Jeffery D. Molkentin
The information listed below is current as of the date the transcript was finalized.
Abstract of Interview
Jeffery D. Molkentin was born and raised in Milwaukee, Wisconsin, the elder of two brothers. Molkentin's mother worked at Briggs & Stratton; his maternal grandfather and his stepfather (from whom he has his surname) played significant roles in his life. Molkentin had, according to his own account, a fairly typical childhood in Milwaukee. It was not until his freshman year of high school that he became very interested in his own education; it was then that he began to excel scholastically. Upon graduation Molkentin chose to attend Marquette University, where his interest in medicine led him down the pre-medical path, ultimately to the University of Wisconsin Medical School. While in medical school, though, he came to realize that the realities of being a doctor did not appeal to him, but that the science of medicine and scientific practice did. As a result, he entered the laboratory of Lee Ann Baxter Lowe at the Blood Center of Southeastern Wisconsin, and completed his doctoral degree with Bruce E. Markham at the Medical College of Wisconsin, where his research focused on transcriptional regulation of the alpha-myosin heavy chain gene in heart muscle. From there he moved on to a postdoctoral fellowship to study transcription mechanisms in myogenesis with Eric Olson at the University of Texas Southwestern Medical Center. At the end of the interview Molkentin discusses his family and his attempts to balance his family with his career, especially with regard to accepting a position at the University of Cincinnati. There, he has pursued research in developmental biology on the molecular genetic events in heart and skeletal muscle growth. He discusses his goals for his laboratory, as well as his future research on the heart and heart disease. Additionally, he relates his thoughts on broad topics such as research collaborations between academia and industry, the impact of technology on research, creativity in science, and privatization of research, among other topics. Molkentin also talks about his laboratory in depth, including his management style, his criteria for prioritizing his research projects, and the gender make up of his lab. He concludes his interview by discussing the impact of the Pew Scholars Program in the Biomedical Sciences award on his work, and other aspects of being a principal investigator.
|1994||Medical College of Wisconsin||PhD|
Blood Center of Southeast Wisconsin
University of Texas Southwestern Medical Center at Dallas
Cincinnati Children's Hospital Medical Center
Graduated Magna Cum Laude, Marquette University
|1992 to 1994||
American Heart Association Pre-Doctoral Fellowship
Babush Graduate Research Award, Medical College of Wisconsin
|1994 to 1997||
NIH Postdoctoral Research Fellowship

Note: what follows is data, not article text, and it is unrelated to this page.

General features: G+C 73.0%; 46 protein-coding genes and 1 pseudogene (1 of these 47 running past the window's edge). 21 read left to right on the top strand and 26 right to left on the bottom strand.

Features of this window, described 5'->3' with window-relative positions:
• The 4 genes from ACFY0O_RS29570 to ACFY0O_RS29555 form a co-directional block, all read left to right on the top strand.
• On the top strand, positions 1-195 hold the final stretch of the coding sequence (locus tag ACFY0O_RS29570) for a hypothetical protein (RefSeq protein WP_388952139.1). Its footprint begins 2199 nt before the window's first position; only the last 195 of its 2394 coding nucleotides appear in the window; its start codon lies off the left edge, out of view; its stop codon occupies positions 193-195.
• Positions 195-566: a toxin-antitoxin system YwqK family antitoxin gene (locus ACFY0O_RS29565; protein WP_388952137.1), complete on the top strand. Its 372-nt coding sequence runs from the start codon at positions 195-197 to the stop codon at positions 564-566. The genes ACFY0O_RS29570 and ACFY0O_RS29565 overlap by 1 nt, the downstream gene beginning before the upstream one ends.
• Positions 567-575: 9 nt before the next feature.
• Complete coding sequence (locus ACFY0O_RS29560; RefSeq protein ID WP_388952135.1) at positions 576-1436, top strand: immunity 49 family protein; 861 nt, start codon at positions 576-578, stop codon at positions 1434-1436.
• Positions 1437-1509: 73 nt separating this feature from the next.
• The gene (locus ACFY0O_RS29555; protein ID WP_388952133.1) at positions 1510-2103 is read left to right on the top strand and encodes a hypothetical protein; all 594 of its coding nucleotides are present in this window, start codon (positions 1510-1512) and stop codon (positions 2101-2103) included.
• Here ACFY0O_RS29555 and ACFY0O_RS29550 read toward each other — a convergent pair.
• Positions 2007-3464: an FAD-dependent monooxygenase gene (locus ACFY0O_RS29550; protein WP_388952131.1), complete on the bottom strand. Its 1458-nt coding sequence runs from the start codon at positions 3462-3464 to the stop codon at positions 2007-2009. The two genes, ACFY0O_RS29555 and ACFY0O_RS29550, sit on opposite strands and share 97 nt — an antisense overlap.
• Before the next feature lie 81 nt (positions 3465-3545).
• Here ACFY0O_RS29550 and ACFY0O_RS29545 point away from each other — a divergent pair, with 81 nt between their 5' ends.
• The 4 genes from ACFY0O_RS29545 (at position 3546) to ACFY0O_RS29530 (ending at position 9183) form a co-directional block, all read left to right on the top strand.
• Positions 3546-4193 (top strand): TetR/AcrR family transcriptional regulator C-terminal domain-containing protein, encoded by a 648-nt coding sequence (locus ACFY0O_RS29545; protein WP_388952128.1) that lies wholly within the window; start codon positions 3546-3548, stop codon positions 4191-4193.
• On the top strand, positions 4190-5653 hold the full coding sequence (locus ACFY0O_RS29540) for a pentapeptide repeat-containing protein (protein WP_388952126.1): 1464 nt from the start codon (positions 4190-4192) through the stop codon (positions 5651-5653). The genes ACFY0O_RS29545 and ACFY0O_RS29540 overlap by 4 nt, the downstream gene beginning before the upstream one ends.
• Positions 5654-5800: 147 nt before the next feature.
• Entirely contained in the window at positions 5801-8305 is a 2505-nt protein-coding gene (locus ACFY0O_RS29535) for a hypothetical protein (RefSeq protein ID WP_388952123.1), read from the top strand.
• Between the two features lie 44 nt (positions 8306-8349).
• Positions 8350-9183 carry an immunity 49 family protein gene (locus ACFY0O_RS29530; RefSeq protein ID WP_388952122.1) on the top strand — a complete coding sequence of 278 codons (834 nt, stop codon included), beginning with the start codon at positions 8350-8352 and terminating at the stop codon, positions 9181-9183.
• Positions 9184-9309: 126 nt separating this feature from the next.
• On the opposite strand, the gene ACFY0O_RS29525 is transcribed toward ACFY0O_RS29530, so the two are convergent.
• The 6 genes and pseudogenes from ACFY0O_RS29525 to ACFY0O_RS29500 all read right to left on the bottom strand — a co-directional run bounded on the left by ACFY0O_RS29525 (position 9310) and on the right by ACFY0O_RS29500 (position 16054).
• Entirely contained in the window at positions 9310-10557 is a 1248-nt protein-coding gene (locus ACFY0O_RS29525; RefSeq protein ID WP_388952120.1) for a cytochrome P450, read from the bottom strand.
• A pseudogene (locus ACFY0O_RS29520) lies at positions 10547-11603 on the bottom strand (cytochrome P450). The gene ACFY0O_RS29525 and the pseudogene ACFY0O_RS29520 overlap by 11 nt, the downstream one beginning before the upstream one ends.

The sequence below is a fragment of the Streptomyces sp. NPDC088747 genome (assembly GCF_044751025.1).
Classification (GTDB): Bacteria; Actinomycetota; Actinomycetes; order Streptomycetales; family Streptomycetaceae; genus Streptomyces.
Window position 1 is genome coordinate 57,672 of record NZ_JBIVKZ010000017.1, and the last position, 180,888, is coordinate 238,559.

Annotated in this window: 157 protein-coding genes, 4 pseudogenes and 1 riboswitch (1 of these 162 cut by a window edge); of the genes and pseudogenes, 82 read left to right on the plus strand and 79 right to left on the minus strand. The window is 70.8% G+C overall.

P.D. Cain American Heart Research Award
Molecular Mechanisms of Disease award (C. Carrington Memorial Prize
Louis N. & Arnold M. Katz Award in Cardiovascular Medicine (AHA)
|1998 to 2002||
Pew Scholar in the Biomedical Sciences
Winner, AHA council of Basic Science Research Prize
Table of Contents
Growing up in Milwaukee, Wisconsin. Family background. Brother. Mother. Childhood experiences. Early schooling.
Defining moment during freshman year of high school. Attends Marquette University. Parental expectations. Learns how to think and study while attending a Catholic high school. Decision to pursue medicine. Attends the University of Wisconsin Medical School. Reasons for leaving medical school. Religion. First research experience in Lee Ann Baxter-Lowe's laboratory at the Blood Center of Southeastern Wisconsin. Meets future wife. Attends graduate school at Medical College of Wisconsin in Bruce E. Markham's laboratory. Baxter--Lowe's management style. Markham's management style. Doctoral work in transcriptional regulation of the alpha-myosin heavy chain gene in heartmuscle. Postdoctoral fellowship under Eric N. Olson at the University of Texas, Southwestern Medical Center. Olson's management style.
Balancing family and career. Postdoctoral research on transcription mechanisms in myogenesis. Variety of management styles in science. Accepts a position at the University of Cincinnati. Setting up laboratory. Current research in developmental biology on the molecular genetic events in heart and skeletal muscle growth. Future research on the heart and heart disease. Research collaborations between academia and industry. Professional and personal goals. Funding history. Clinical applications. Teaching responsibilities. Administrative duties. Writing journal articles. Grant-writing process. Laboratory management style. Love of reading.
Being a principal investigator. Patents. Prioritizing his research projects. National scientific agenda. Role of the scientist in educating the public about science. Privatization of research. Gender. Percentage of women as graduate students and principal investigators. Competition and collaboration in science. Tenure at the University of Cincinnati. Foreign students as science graduate students and postdoctoral fellows. Pew Scholars Program in the Biomedical Sciences.